1. The reason why Ruth only played against 44.9% of games versus teams over 0.500 is that (due in large part to his own skill), that that the teams he played for had the highest winning percentage of any player of all time. Since his teams had such a high winning percentage, that decreased the number of league wins for the other seven teams in the league. With so many league wins taken away, the other seven teams were much below 0.500. It isn't hard to drive down league percentages in an eight team league. Ruth's teams were almost always over 0.500, so even with the most basic math assumptions, there would be four of seven remaining teams below 0.500, 57.1% or 42.9% above 0.500) in a standard four good, four bad team league...which is basically what the 44.9% shows.

    2. I disagree about when he became a defensive liability. I personally think he was a break even fielder to about 1930/1931. I believe this is shown (besides TZ/DRA), but by the percentage of whole games and innings Ruth played.

    For the following years, I will estimate the number of defensive innings played by adding all games, subtracting all games innings less than 9 innings, adding in extra inning games, and then subtracting out road losses (as the Yankees wouldn't have to take the field in the last inning). I believe these numbers to be accurate within a few innings (mostly due to partial inning wins/losses).

    1926: 1367 defensive Yankee innings
    1927: 1386 defensive Yankee innings
    1928: 1375 defensive Yankee innings
    1929: 1365 defensive Yankee innings
    1930: 1358 defensive Yankee innings
    1931: 1405 defensive Yankee innings
    1932: 1406 defensive Yankee innings


    1926: 149 defensive games started in OF, 135 complete OF games, 1283 OF innings, 93.9% of all OF innings in all Yankee games, estimated 97.6% of OF innings played when Ruth played OF (this removes games when Ruth didn't play, i.e. given an off day or injured)

    1927: 150 defensive games started in OF, 133 complete OF games, 1306 OF innings, 94.2% of all OF innings in all Yankee games, estimated 97.4% of OF innings played when Ruth played OF (this removes games when Ruth didn't play, i.e. given an off day or injured)

    1928: 154 defensive games started in OF, 134 complete OF games, 1327 OF innings, 96.5% of all OF innings in all Yankee games, estimated 96.5% of OF innings played when Ruth played OF (this removes games when Ruth didn't play, i.e. given an off day or injured)

    1929: 131 defensive games started in OF, 107 complete OF games, 1113 OF innings, 81.5% of all OF innings in all Yankee games, estimated 95.9% of OF innings played when Ruth played OF (this removes games when Ruth didn't play, i.e. given an off day or injured)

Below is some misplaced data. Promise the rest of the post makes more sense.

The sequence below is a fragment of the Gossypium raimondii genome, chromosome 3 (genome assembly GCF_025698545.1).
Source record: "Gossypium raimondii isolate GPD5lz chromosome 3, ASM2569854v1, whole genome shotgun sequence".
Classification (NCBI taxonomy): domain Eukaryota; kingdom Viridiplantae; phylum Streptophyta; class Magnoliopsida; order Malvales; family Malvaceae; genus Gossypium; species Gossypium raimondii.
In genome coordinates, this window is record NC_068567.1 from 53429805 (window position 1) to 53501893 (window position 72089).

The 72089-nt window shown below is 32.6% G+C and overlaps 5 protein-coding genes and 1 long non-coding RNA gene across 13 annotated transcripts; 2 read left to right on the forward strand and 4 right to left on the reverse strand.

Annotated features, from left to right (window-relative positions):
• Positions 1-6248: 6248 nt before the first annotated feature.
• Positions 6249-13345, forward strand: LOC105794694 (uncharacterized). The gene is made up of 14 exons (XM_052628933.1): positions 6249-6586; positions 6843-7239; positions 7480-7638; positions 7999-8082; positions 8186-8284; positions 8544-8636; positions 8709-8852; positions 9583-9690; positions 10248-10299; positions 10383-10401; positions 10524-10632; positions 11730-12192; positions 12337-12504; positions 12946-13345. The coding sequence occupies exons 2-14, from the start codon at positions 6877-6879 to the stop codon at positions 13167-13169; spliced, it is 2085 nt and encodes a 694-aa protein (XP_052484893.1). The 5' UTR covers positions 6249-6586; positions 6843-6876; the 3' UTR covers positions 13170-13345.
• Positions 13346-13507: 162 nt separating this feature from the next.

1930: 144 defensive games started in OF, 119 complete OF games, 1220 OF innings, 89.8% of all OF innings in all Yankee games, estimated 96.1% of OF innings played when Ruth played OF (this removes games when Ruth didn't play, i.e. given an off day or injured)

    1931: 142 defensive games started in OF, 88 complete OF games, 1180 OF innings, 84.0% of all OF innings in all Yankee games, estimated 91.0% of OF innings played when Ruth played OF (this removes games when Ruth didn't play, i.e. given an off day or injured)

    1932: 128 defensive games started in OF, 64 complete OF games, 1046 OF innings, 74.4% of all OF innings in all Yankee games, estimated 90.7% of OF innings played when Ruth played OF (this removes games when Ruth didn't play, i.e. given an off day or injured)




    From the number of full games Ruth played in the OF versus games started in the outfield, and the estimated percentage of innings played in which games he started, I think there is a noticeable difference. In 1930, Ruth pretty much played every inning of every game when he was in the OF. In 1931, he was being was pulled for defensive purposes/save his legs a substantial amount of time.

    289 of the 454 career games in which Ruth didn't finish when he started in the OF were between 1931 and 1935.

    For the field switch, I don't believe it was for area of outfield to patrol, but for the "sun" field. In the biographies I've read, Ruth didn't like having the sun in his eyes, so he asked to have his preference of left/right so that he didn't have to have sun in his eyes. This appears more to be the prima donna picking what is better for him rather than a lack of range, but that is an interpretational discussion on my end.
    Last edited by Toledo Inquisition; 07-26-2021, 11:22 AM.

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  • SHOELESSJOE3
    replied
    Originally posted by Floyd Gondolli View Post